44560C 05 v. George Melendez, Defendant-Appellant.

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Supreme Court, Appellate Division, First Department, New York.

The People of the State of New York, Ind. C/ Respondent, 32403C/05 44560C/05 v. George Melendez, Defendant-Appellant.

4119 3216 2 05

Decided: January 27, 2011

Gonzalez, P.J., Sweeny, Acosta, Freedman, Abdus-Salaam, JJ. Robert S. Dean, Center for Appellate Litigation, New York (Susan H. Salomon of counsel), for appellant. Robert T. Johnson, District Attorney, Bronx (Allen H. Saperstein of counsel), for respondent.


Judgment, Supreme Court, Bronx County (Martin Marcus, J.), rendered July 15, 2008, convicting defendant, after a jury trial, of murder in the first degree, and sentencing him to a term of life without parole, unanimously affirmed.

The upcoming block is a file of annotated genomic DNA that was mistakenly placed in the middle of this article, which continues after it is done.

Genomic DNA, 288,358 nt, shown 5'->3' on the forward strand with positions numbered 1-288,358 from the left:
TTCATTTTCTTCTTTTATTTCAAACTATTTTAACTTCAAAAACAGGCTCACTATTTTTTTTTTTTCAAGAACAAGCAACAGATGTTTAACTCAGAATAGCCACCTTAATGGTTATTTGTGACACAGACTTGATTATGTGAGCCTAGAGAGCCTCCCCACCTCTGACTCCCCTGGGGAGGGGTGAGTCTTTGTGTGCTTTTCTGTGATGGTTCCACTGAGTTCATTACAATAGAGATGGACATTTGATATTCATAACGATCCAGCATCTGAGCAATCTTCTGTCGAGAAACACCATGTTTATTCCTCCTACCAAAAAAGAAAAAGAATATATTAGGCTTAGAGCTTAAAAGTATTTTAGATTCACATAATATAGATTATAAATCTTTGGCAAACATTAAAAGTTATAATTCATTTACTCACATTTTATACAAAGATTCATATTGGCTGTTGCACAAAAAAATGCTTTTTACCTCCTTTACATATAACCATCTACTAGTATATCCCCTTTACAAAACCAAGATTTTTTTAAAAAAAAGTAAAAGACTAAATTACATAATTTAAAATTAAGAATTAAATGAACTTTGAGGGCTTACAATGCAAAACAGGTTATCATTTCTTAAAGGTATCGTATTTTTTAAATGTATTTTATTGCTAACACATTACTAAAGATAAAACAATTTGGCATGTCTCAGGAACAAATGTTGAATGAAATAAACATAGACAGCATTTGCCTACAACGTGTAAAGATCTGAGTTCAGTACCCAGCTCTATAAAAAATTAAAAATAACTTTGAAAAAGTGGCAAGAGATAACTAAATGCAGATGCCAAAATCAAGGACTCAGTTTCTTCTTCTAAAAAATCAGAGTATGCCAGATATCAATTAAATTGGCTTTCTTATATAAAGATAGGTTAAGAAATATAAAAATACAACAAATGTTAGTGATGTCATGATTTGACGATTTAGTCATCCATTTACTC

There was sufficient nonaccomplice testimony to satisfy the accomplice corroboration requirement (see CPL 60.22[1] ).   Initially, we note that the People's main witness was an accomplice as a matter of law, and that both sides agree that a second witness whose accomplice status was submitted to the jury as a factual issue should be treated as an accomplice for purposes of this appeal.   The main witness's description of the crime and the disposal of the victim's body was corroborated in exhaustive detail by forensic and other independent evidence, even though this evidence did not specifically point to defendant.   In addition, there was very strong consciousness-of-guilt evidence, consisting of defendant's participation in a plot to, among other things, suborn perjury.   Although the consciousness-of-guilt evidence standing alone does not satisfy the corroboration requirement, when that evidence is coupled with the extensive corroboration regarding details of the crime and its aftermath, the totality of the proof “give[s] strong reason to believe that [the main witness's] description of events was very largely true.   It is possible, of course, that [the main witness] told the truth about every other detail, and lied about defendant's involvement;  but, on this record, it was for the jury to decide what weight to give that possibility” (People v. Reome, 15 NY3d 188, 195 [2010] ).   Likewise, in the exercise of our factual review power, we find that the verdict was not against the weight of the evidence (see People v. Danielson, 9 NY3d 342, 348-349 [2007] ).